Updating all Packages in a Pipenv Environment

The simplest way to update all the unpinned packages in a specific virtual environment created with pipenv is to do the following steps:

  1. Activate the Pipenv shell that contains the packages to be upgraded:
pipenv shell
  1. Upgrade all packages:
pipenv update

Modern way to manage Python packages – ActiveState Platform

The ActiveState Platform is a cloud-based build automation and dependency management tool for Python. It provides dependency resolution for:

  • Python language cores, including Python 2.7 and Python 3.5+
  • Python packages and their dependencies, including:
    • Transitive dependencies (ie., dependencies of dependencies)
    • Linked C and Fortran libraries, so you can build data science packages
    • Operating system-level dependencies for Windows, Linux, and macOS
    • Shared dependencies (ie., OpenSSL)

The ActiveState Platform is the only Python package management solution that not only resolves dependencies but also provides workarounds for dependency conflicts.

Simply following the instruction prompts will resolve the conflict, eliminating dependency hell.

You can try the ActiveState Platform for free by creating an account using your email or your GitHub credentials.  Start by creating a new Python project, pick the latest version that applies to your project, your OS and start to add packages. Or start by simply importing your requirements.txt file and creating a Python version with all the packages you need. The Platform will automatically pick the right package versions for your environment to ensure security and reproducibility.

Watch this tutorial to learn how to use the ActiveState Platform to create a Python 3.9 environment, and then use the Platform’s Command-Line Interface (State Tool) to install and manage it.

requested packages dependenciesReady to see for yourself? You can try the ActiveState Platform by signing up for a free account using your email or GitHub credentials.

Just run the following command to install Python 3.9 and our package manager, the State Tool:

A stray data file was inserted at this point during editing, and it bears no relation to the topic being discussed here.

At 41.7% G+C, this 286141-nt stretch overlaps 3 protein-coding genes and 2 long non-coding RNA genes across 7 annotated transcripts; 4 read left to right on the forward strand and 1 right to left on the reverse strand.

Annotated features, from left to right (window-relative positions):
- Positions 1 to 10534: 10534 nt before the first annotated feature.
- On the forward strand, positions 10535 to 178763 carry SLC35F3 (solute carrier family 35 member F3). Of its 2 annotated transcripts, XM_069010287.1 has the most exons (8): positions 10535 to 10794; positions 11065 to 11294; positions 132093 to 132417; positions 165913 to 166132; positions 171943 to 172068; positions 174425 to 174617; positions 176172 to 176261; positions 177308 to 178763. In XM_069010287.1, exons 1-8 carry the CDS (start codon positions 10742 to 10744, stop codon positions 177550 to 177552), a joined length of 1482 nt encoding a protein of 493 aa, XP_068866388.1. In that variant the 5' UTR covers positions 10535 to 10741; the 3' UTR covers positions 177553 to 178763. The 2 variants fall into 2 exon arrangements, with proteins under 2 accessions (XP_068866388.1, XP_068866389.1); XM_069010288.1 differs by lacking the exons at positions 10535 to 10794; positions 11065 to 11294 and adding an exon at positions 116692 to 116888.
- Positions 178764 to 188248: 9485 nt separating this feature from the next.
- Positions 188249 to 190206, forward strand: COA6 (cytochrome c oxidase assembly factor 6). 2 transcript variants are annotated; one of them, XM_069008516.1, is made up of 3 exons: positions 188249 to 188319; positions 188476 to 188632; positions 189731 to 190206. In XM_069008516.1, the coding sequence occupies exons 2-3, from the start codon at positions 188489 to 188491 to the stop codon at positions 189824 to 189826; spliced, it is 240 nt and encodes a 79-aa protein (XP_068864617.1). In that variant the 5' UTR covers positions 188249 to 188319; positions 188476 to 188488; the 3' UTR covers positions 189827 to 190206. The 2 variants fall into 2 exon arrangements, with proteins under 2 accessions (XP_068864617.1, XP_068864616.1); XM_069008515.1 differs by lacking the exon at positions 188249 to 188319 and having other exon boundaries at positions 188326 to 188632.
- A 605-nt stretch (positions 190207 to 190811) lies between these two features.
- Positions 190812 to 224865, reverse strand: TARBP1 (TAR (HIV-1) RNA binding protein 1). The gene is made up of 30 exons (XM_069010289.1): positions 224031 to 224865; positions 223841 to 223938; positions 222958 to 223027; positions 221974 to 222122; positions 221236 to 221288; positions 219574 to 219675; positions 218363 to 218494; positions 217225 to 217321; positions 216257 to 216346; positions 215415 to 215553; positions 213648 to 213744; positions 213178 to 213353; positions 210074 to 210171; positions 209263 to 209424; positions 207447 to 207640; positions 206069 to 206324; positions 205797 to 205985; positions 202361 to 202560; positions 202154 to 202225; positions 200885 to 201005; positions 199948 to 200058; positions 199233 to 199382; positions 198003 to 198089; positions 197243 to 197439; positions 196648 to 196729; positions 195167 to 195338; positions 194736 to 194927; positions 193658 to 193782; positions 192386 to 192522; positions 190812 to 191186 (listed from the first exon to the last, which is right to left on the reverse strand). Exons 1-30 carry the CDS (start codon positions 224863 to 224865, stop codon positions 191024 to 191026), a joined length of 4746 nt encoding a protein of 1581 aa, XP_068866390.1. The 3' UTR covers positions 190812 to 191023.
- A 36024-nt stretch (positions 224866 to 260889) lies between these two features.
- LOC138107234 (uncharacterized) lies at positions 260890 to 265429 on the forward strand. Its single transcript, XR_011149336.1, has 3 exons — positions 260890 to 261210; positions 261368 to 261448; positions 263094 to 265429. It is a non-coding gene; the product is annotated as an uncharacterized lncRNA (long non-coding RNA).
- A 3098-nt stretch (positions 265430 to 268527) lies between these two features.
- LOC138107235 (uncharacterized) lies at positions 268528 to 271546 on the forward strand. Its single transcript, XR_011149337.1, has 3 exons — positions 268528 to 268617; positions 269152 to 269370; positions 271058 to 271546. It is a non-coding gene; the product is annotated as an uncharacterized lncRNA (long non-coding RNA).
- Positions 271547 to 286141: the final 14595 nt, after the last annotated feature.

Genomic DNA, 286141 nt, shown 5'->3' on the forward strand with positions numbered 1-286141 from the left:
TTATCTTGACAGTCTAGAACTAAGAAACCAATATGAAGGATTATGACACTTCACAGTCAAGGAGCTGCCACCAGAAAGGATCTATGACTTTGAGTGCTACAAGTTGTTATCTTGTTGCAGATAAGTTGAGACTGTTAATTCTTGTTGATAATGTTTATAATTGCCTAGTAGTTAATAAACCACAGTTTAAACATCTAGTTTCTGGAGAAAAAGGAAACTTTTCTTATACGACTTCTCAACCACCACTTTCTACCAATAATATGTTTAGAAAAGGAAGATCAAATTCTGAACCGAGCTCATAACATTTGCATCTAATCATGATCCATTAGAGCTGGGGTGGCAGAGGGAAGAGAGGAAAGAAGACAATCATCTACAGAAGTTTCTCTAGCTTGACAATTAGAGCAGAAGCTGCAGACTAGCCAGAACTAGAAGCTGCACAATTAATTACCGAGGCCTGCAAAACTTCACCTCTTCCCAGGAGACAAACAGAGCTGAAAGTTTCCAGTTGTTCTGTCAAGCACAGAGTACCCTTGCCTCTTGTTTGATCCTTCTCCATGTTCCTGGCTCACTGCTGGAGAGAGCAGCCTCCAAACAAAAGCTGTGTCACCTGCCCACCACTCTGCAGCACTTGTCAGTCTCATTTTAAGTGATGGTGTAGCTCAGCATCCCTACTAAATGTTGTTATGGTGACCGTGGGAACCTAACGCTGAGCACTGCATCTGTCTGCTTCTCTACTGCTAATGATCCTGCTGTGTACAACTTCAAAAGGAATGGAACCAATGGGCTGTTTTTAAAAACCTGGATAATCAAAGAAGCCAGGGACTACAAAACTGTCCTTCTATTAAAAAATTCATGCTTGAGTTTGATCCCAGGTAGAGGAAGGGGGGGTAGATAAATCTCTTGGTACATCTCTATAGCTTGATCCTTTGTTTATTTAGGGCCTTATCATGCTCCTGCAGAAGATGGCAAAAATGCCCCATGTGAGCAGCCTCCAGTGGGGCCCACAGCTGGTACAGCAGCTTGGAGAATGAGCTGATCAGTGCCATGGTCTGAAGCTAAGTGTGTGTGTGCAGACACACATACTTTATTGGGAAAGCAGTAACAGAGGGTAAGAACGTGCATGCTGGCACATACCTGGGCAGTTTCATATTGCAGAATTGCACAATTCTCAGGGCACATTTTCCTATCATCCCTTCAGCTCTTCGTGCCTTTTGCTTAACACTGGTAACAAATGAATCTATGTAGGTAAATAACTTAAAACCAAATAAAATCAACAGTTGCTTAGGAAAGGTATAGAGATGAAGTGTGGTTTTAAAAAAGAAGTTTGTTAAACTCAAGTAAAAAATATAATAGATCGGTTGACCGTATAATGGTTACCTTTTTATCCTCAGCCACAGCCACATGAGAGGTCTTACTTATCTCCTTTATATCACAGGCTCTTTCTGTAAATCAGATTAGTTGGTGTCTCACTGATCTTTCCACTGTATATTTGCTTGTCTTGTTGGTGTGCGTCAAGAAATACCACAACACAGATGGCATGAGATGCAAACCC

Windows

powershell -Command "& $([scriptblock]::Create((New-Object Net.WebClient).DownloadString('https://platform.activestate.com/dl/cli/install.ps1'))) -activate-default ActiveState-Labs/Python-3.9Beta"

Linux

sh <(curl -q https://platform.activestate.com/dl/cli/install.sh) --activate-default ActiveState-Labs/Python-3.9Beta

Now you can run state install <packagename>. Learn more about how to use the State Tool to manage your Python environment. Or sign up for a free demo and let us show you how it can help improve your dev team’s workflow by compiling Python packages and resolve dependencies in minutes.

Frequently Asked Questions

You can pip update all Python packages system-wide to the latest version available in the Python Package Index (PyPI) by running the following command:
pip install -r requirements.txt --upgrade

NOTE: The above command assumes all dependencies listed in requirements.txt are upgradeable (ie. are set to >= some version rather than == some version).

Understanding Python packages, modules and libraries.

To update individual packages in Python, run the following command:
pip install <packagename> --upgrade

Where packagename is the name of the package to be upgraded.

Learn more about how to install Python packages on Windows.

To install all Python packages at once for your project, first create a requirements.txt file that contains all the packages you need, then run the following command:
pip install -r requirements.txt

Learn more about requirements.txt and dependencies.

No, you cannot upgrade Python versions with pip. Pip can only be used to update packages, not Python.

If you want to upgrade Python, download a recent version like the ActivePython installer for Windows, Mac or Linux.

Katie Chang